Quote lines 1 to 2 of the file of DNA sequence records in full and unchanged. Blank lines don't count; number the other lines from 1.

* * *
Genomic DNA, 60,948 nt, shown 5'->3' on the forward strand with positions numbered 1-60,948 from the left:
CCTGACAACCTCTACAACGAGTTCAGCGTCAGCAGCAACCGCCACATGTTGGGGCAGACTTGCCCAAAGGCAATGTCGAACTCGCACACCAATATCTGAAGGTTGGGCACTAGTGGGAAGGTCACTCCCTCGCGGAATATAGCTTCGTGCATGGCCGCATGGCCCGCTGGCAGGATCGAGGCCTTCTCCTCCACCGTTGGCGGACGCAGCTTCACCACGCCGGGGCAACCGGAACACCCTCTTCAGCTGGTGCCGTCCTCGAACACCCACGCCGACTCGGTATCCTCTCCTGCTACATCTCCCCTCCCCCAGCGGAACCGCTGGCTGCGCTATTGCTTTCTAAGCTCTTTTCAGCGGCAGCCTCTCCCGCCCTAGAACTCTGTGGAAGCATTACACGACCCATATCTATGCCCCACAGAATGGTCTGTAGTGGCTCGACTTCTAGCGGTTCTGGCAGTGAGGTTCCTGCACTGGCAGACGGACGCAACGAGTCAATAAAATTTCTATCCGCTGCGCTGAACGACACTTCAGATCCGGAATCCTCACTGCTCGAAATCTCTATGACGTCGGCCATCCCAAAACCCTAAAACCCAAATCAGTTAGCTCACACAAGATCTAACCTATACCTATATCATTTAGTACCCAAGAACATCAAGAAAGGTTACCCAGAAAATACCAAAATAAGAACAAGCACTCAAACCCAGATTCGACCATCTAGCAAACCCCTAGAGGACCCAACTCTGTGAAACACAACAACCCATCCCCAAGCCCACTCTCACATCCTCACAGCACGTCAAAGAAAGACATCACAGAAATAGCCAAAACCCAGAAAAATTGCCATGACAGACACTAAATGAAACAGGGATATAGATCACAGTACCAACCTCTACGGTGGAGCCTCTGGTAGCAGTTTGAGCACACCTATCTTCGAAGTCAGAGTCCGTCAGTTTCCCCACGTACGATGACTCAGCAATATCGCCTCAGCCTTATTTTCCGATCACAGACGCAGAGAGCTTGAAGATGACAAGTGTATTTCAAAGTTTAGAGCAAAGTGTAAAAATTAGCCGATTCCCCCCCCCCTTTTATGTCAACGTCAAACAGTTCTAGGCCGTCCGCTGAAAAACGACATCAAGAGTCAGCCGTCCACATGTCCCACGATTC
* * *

Genomic DNA, 60,948 nt, shown 5'->3' on the forward strand with positions numbered 1-60,948 from the left:
CCTGACAACCTCTACAACGAGTTCAGCGTCAGCAGCAACCGCCACATGTTGGGGCAGACTTGCCCAAAGGCAATGTCGAACTCGCACACCAATATCTGAAGGTTGGGCACTAGTGGGAAGGTCACTCCCTCGCGGAATATAGCTTCGTGCATGGCCGCATGGCCCGCTGGCAGGATCGAGGCCTTCTCCTCCACCGTTGGCGGACGCAGCTTCACCACGCCGGGGCAACCGGAACACCCTCTTCAGCTGGTGCCGTCCTCGAACACCCACGCCGACTCGGTATCCTCTCCTGCTACATCTCCCCTCCCCCAGCGGAACCGCTGGCTGCGCTATTGCTTTCTAAGCTCTTTTCAGCGGCAGCCTCTCCCGCCCTAGAACTCTGTGGAAGCATTACACGACCCATATCTATGCCCCACAGAATGGTCTGTAGTGGCTCGACTTCTAGCGGTTCTGGCAGTGAGGTTCCTGCACTGGCAGACGGACGCAACGAGTCAATAAAATTTCTATCCGCTGCGCTGAACGACACTTCAGATCCGGAATCCTCACTGCTCGAAATCTCTATGACGTCGGCCATCCCAAAACCCTAAAACCCAAATCAGTTAGCTCACACAAGATCTAACCTATACCTATATCATTTAGTACCCAAGAACATCAAGAAAGGTTACCCAGAAAATACCAAAATAAGAACAAGCACTCAAACCCAGATTCGACCATCTAGCAAACCCCTAGAGGACCCAACTCTGTGAAACACAACAACCCATCCCCAAGCCCACTCTCACATCCTCACAGCACGTCAAAGAAAGACATCACAGAAATAGCCAAAACCCAGAAAAATTGCCATGACAGACACTAAATGAAACAGGGATATAGATCACAGTACCAACCTCTACGGTGGAGCCTCTGGTAGCAGTTTGAGCACACCTATCTTCGAAGTCAGAGTCCGTCAGTTTCCCCACGTACGATGACTCAGCAATATCGCCTCAGCCTTATTTTCCGATCACAGACGCAGAGAGCTTGAAGATGACAAGTGTATTTCAAAGTTTAGAGCAAAGTGTAAAAATTAGCCGATTCCCCCCCCCCTTTTATGTCAACGTCAAACAGTTCTAGGCCGTCCGCTGAAAAACGACATCAAGAGTCAGCCGTCCACATGTCCCACGATTC